Still Hunting the Watch Method

Still hunting is a term often misunderstood by the novice. Basically, it is merely a form of hunting in which one or two hunters move over a roughly predetermined course through a likely area. It is quiet hunting as compared to the noise and bustle of the organized drive.

On the basis of the return in venison, it may prove less productive than the drive, under some circumstances. On the other hand, it can be practiced in a country where the terrain makes a drive impossible or impractical.

Watch Method in Still Hunting

It is, however, productive of far greater pleasure to the average hunter. In the first place, the still hunter is hunting all the time, whereas in the driving method much time is lost in the organization, assembly of hunters, posting of standers, and lining up of drivers. It is, in every sense, a greater challenge to your skill as a hunter.

Areas are important

The easiest method of still hunting whitetails and the one that often produces a satisfactory result is the watching technique. In this, the hunter locates a vantage point overlooking an area where deer would naturally pass and takes up a reasonably comfortable position.

This method is most productive during the early morning and late afternoon. Unless the area is being stirred up to some extent by other hunters, it rarely pays off during the period between 9:00 A.M. and 4:00 P.M.

Hunting in the terrain with equipment

It is not at all a haphazard method, for its effective use calls for a knowledge of the area, the terrain, and the feeding, resting, and traveling habits of the local deer. You just need proper hunting equipment like an arrow, guns, bows, arrow rest equipment, proper scope, etc.

Also, it calls for more patience and immobility than many hunters can provide. It is necessary to remain still for several hours, regardless of discomforts.

Selecting the spot in the terrain

The spot selected for a watch should overlook a well-used deer runway if one can be located. Here again, familiarity with the terrain is important. If you know, for example, that the deer habitually cross Stony Brook at a certain point, or top Green Ridge just south of the power line, or move through Old

ManHankin's orchard at the northwest corner, then you are able to select your vantage point with the assurance of some reward. And don't neglect the wind. Take up your position at a spot where the wind will be blowing, even though at an angle, from the probable passage line of the deer to you.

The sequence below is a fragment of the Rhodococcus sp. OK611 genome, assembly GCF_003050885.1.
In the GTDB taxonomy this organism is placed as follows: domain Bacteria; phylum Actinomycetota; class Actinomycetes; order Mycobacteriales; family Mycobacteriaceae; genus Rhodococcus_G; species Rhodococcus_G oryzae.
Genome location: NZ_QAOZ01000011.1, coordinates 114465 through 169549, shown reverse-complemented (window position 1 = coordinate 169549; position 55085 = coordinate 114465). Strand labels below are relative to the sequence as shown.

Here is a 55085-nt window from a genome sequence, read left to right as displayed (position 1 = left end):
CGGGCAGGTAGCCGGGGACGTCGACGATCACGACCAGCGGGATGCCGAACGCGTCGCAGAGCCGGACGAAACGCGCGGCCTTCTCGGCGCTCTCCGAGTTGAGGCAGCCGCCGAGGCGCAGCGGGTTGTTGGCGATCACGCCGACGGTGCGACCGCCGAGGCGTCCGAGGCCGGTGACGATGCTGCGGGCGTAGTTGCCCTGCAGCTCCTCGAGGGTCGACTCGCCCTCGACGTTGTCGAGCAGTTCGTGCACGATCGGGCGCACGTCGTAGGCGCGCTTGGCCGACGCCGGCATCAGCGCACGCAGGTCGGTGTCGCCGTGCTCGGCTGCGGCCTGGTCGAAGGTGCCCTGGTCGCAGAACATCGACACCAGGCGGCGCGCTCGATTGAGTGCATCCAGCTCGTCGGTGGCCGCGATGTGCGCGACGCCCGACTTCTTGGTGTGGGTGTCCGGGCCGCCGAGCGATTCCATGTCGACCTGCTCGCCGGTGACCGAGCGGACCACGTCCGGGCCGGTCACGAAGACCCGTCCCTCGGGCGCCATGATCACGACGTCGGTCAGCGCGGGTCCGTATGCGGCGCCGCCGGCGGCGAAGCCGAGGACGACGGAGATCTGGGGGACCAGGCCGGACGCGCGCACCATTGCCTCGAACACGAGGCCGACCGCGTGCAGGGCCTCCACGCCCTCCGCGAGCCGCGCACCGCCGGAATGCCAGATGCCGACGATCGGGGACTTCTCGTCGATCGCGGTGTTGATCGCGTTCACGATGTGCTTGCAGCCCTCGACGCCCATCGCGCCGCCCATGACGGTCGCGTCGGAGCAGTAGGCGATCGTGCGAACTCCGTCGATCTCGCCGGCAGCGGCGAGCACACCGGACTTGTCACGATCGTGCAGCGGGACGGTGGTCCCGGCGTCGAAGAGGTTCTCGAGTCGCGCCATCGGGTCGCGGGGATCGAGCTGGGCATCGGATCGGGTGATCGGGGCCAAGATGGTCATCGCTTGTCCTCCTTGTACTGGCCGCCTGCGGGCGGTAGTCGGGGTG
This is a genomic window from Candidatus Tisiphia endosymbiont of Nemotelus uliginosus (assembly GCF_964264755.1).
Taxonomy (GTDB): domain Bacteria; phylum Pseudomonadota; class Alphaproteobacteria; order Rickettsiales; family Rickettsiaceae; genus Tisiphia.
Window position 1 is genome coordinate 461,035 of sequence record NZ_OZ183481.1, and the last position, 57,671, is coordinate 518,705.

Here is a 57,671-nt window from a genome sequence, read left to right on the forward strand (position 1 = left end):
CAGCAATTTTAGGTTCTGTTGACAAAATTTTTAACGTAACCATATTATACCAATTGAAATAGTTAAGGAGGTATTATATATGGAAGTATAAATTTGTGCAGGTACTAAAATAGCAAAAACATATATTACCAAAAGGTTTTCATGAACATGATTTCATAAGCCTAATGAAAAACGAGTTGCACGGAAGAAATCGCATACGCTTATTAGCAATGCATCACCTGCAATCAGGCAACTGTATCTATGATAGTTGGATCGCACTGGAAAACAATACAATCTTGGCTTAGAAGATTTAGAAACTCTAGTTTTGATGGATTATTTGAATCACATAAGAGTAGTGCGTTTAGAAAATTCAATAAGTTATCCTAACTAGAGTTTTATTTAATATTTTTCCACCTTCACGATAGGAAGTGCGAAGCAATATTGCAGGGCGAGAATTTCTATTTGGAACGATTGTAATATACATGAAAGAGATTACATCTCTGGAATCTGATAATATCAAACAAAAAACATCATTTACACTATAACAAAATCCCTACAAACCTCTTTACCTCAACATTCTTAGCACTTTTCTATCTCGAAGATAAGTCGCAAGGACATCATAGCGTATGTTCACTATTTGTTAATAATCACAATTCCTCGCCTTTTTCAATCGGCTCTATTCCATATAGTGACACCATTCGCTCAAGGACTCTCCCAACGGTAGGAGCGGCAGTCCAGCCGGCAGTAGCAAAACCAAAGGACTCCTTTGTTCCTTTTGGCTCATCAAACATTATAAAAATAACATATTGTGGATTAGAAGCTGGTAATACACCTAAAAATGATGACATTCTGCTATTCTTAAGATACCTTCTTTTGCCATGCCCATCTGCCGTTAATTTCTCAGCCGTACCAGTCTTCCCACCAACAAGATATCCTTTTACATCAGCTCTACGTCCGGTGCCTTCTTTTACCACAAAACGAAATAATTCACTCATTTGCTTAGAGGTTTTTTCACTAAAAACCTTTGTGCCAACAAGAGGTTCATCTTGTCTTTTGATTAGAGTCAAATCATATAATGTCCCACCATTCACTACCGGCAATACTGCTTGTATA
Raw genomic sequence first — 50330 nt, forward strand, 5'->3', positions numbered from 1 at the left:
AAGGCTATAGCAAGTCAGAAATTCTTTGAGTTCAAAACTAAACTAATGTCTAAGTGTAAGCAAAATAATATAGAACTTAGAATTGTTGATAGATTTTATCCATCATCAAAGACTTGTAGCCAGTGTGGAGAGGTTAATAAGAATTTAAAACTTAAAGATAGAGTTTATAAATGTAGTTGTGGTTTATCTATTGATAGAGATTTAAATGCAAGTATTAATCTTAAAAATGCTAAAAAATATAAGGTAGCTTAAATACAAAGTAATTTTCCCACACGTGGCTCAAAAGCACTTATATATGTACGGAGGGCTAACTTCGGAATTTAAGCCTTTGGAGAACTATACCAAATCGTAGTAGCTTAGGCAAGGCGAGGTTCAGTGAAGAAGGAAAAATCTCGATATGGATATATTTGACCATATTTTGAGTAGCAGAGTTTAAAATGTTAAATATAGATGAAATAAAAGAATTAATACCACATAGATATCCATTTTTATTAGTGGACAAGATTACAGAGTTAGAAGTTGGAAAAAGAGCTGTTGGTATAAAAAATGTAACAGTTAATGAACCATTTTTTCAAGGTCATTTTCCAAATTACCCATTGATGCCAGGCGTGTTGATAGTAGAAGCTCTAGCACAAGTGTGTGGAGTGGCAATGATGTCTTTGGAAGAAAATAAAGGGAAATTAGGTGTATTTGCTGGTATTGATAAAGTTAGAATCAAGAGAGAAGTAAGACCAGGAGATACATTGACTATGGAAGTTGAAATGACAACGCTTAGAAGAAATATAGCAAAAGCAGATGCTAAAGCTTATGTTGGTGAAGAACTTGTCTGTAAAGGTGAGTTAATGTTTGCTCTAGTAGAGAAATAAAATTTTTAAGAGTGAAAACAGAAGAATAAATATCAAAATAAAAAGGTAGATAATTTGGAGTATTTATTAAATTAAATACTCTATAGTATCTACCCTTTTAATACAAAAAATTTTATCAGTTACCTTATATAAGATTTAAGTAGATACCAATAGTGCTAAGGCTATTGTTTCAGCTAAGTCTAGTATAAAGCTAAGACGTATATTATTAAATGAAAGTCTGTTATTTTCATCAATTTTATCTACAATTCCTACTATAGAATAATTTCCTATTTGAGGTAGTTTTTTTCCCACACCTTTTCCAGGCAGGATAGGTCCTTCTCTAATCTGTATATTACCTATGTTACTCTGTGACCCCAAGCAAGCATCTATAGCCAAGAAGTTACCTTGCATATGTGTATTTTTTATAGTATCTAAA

Get information from local hunter

It may be that you can get the necessary information from local hunters or from companions who have hunted the area before. If you have made your own reconnaissance of the terrain in advance, you will not have to depend upon the possible inaccuracies of the others.

Deer are, to a large degree, creatures of habit. They move from the bedding ground to the feeding area late in the day and normally move from the feeding area to the bedding or resting area early in the morning.

Feeding area location

Once you have located the feeding area it should not be too difficult to find the trail they follow to the bedding ground. They may feed in old orchards, recently cut-over or burned-over land, overgrown forest fringes, and similar places where good browse is available.

Shelter areas may be laurel or rhododendron thickets, stands of young evergreens, alder runs, cedar swamps, or small patches of cover on a slope or just under a ridgeline. Often they connect the two areas with a well-defined trail or runway, and even a novice can determine from the condition of a runway whether it is being used currently or whether it is old.

Extremely slow, the calculated head movement is permissible, for without it you often find it impossible to cover the area properly. But your chance for a good shot depends upon the deer are not seeing you.

Last tips in still hunting: the watch method

Regardless of your alertness, there will be many occasions when a deer will approach as close as twenty or thirty feet from your position before you spot it. Often the movement that results from the surprise of this sudden appearance eliminates the opportunity for a shot. A few such experiences will help your determination to stay motionless.